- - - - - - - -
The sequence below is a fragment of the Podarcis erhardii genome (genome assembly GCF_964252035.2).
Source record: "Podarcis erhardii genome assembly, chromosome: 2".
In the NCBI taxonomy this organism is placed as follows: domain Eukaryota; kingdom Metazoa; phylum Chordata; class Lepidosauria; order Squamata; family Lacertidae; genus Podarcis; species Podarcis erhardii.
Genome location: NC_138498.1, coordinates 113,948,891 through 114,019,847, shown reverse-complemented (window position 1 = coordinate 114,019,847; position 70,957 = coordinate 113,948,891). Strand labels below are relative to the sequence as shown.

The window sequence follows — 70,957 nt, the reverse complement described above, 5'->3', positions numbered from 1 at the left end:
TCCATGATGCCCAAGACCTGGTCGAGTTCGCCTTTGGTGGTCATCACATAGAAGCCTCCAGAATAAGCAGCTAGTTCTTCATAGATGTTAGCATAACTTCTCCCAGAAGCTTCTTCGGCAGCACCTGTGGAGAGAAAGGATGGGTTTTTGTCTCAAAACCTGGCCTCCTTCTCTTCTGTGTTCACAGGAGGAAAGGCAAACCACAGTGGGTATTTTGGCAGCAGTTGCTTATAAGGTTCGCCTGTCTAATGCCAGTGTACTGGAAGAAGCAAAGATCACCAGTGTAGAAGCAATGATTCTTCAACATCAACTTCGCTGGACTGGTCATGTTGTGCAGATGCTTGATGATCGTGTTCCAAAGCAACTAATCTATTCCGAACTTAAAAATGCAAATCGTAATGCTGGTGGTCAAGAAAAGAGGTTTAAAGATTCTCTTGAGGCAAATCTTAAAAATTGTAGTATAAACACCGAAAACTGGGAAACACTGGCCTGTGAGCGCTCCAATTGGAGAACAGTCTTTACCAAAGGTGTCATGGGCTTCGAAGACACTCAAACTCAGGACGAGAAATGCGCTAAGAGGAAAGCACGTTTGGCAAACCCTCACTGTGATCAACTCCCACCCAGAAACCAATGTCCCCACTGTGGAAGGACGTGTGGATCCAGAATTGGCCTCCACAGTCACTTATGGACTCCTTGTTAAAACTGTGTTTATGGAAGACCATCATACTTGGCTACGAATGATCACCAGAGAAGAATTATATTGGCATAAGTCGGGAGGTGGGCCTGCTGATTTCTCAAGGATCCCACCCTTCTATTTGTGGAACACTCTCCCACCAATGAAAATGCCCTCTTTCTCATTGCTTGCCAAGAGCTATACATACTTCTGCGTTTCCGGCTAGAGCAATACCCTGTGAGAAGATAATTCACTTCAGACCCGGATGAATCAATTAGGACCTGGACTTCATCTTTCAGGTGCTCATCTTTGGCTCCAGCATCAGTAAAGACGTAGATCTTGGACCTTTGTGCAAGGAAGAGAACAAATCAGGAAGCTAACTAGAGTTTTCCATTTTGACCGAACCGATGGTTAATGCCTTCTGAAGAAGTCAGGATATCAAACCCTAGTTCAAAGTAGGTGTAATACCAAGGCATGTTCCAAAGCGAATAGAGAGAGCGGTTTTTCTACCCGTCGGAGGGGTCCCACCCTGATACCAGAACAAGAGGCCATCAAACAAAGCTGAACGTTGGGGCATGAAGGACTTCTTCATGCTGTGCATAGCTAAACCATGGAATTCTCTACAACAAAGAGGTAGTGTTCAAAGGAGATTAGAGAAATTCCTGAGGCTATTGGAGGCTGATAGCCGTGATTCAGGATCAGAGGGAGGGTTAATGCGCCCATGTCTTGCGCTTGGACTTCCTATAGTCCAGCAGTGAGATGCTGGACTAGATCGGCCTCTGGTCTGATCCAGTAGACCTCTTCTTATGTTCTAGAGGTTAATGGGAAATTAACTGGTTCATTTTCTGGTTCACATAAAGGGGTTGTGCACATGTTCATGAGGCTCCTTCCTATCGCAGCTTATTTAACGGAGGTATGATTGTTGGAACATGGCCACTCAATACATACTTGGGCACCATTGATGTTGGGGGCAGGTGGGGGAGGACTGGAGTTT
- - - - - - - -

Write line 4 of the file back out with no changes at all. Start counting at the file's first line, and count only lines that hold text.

Genome location: NC_138498.1, coordinates 113,948,891 through 114,019,847, shown reverse-complemented (window position 1 = coordinate 114,019,847; position 70,957 = coordinate 113,948,891). Strand labels below are relative to the sequence as shown.